It is when dealing with the case of a man Billy Stoke, who has died in the nearby block of flats to May’s that he is deeply unsettled by the proximity this death has to his own life. Perhaps triggered by guilt that someone could die alone, in squalor, so near to where he lives, May doubles his efforts to trace Billy’s family. He is motivated by a desire to understand the reasons for Billy’s lonely death, apparently suffering from alcohol dependence. However, his boss delivers some harsh news to John: the council is making him redundant with immediate effect. John pleads successfully for the chance to finish this one last case before he leaves the job. He traces and then visits one of Billy’s past partners, a woman living in Whitby, who informs him that the deceased had a problem with violence and aggression and had left a wife and daughter before meeting her. The woman reveals that she too had a daughter with Billy, after they separated, who he had never known. May learns that Billy’s troubles seemed to start as a soldier serving in active conflict and that he developed the symptoms of post-traumatic stress disorder after returning home. May finally locates Billy’s daughter, Kelly, and they strike up a friendship, which appears to promise some romantic possibilities for two lonely individuals. They arrange to meet again and Kelly finally agrees to attend her father’s funeral. They plan another meeting after the burial ceremony.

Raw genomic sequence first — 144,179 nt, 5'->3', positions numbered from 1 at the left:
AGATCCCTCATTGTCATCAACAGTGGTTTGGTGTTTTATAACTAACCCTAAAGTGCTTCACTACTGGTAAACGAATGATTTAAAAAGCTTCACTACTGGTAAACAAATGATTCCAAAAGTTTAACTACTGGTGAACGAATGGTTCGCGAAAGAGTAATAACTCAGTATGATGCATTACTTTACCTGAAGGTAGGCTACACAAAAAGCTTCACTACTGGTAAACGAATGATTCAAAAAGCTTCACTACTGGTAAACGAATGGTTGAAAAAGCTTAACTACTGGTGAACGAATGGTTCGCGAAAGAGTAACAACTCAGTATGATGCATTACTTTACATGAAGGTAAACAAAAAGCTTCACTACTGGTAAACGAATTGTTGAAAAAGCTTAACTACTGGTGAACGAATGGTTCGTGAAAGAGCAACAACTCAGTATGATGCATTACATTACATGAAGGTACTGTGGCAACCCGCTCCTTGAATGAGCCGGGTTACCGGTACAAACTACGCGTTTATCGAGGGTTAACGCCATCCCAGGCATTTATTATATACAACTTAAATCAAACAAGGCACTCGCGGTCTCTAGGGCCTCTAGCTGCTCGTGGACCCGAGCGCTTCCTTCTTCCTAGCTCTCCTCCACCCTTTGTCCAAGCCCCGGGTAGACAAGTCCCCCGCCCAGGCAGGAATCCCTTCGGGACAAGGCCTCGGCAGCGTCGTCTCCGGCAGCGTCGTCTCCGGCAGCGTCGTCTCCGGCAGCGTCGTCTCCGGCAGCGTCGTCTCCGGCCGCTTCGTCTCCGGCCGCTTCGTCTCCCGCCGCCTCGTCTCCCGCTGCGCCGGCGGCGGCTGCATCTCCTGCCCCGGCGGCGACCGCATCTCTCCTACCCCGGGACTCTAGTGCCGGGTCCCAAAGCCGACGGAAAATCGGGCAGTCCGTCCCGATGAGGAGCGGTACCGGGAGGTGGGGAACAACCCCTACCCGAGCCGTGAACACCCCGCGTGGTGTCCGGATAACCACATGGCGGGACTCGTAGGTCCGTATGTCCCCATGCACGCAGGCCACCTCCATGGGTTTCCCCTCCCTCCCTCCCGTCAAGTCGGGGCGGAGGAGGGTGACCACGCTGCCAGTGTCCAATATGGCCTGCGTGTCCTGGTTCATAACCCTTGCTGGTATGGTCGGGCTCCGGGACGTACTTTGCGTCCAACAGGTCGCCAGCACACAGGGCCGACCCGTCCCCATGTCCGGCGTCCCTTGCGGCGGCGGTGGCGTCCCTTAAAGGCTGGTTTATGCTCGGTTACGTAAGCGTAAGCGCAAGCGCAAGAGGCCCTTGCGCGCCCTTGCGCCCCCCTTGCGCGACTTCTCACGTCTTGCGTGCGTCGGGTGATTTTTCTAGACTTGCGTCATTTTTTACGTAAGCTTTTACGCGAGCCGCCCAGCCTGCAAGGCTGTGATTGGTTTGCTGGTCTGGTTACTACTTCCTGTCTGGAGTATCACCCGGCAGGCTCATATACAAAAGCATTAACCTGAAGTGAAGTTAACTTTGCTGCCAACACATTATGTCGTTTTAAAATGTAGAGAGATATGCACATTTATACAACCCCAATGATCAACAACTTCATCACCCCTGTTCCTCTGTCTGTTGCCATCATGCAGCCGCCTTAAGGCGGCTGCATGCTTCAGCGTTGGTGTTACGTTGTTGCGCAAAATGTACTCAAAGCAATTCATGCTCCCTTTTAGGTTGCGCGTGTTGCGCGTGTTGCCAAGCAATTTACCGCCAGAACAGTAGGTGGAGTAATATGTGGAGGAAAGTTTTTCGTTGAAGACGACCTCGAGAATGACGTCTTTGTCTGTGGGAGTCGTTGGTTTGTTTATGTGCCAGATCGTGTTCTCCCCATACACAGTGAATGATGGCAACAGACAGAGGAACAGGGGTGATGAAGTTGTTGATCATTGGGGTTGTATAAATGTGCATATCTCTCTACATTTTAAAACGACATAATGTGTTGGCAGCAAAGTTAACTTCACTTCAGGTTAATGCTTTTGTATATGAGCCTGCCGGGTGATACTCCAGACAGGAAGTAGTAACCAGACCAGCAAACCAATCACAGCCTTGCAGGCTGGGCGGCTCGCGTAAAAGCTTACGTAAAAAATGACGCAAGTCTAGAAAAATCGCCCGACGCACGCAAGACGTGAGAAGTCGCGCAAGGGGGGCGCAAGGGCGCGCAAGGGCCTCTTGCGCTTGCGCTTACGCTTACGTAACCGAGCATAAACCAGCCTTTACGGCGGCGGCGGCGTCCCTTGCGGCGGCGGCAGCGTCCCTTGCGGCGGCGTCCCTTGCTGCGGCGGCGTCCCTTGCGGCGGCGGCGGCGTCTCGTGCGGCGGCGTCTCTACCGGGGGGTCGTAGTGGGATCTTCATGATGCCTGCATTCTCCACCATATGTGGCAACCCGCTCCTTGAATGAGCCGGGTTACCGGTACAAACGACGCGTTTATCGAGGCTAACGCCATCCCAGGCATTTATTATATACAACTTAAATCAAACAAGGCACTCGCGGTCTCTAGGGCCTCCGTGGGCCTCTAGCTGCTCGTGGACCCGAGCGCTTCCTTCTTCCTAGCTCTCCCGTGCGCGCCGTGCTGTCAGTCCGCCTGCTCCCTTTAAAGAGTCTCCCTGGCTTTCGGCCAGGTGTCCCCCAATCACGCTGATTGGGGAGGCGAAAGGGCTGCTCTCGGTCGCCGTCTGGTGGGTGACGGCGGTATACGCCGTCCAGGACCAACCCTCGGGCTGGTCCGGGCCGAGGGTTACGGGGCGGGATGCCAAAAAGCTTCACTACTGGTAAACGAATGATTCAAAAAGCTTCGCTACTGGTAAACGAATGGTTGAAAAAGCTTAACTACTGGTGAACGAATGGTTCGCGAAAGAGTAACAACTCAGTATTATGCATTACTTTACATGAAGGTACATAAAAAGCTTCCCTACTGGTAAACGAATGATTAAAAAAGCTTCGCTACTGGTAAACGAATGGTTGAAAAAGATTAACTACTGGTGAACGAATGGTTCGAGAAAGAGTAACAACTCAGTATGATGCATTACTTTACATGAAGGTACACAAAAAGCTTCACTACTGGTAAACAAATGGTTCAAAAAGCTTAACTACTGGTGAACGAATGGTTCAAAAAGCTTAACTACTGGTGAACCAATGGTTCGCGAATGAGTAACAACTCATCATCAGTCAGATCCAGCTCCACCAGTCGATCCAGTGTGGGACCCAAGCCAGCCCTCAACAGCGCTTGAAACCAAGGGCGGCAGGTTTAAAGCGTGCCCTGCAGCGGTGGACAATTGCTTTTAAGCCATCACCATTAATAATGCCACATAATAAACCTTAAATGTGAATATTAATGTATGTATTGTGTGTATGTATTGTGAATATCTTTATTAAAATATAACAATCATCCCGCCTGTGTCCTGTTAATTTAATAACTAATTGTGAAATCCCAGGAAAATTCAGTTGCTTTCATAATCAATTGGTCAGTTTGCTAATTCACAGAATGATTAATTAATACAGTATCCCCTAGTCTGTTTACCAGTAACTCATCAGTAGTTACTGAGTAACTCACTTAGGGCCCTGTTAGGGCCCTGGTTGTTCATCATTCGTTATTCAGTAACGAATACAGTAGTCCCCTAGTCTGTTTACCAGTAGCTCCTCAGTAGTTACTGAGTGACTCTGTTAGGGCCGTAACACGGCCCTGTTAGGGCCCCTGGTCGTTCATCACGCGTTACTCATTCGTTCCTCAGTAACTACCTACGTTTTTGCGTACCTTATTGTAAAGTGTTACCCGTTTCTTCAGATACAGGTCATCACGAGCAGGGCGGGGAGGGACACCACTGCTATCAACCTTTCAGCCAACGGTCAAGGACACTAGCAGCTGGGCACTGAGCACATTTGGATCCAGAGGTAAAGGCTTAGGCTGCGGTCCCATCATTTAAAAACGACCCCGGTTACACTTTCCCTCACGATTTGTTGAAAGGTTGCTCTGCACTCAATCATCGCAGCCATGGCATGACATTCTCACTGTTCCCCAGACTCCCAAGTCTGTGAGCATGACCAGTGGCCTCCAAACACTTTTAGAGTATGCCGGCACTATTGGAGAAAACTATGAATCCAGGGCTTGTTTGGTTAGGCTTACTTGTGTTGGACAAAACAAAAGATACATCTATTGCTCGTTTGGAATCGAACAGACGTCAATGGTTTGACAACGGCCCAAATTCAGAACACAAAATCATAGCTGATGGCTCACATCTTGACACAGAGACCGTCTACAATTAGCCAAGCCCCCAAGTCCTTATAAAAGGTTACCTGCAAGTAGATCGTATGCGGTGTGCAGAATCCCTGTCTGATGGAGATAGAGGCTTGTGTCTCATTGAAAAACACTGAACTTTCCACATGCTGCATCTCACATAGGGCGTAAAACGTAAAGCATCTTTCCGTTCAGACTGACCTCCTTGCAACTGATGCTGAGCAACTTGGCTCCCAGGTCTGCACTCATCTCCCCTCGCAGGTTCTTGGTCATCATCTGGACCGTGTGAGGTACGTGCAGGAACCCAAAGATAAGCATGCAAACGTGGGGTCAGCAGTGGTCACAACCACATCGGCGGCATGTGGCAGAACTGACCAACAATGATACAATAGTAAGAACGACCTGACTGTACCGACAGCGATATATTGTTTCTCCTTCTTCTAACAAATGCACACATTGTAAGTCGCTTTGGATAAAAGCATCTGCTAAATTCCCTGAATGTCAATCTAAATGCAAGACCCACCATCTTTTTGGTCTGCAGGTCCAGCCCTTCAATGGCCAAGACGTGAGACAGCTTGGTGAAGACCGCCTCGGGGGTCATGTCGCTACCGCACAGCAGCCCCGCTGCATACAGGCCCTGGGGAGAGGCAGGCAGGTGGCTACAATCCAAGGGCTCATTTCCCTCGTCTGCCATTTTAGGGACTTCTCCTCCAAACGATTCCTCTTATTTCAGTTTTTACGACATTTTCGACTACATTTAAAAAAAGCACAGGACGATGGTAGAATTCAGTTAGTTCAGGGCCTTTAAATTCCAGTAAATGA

The end of Still Life is poignant and certainly plays with our emotions but I will not reveal it.

 

 

Relevance to the Field of Mental Health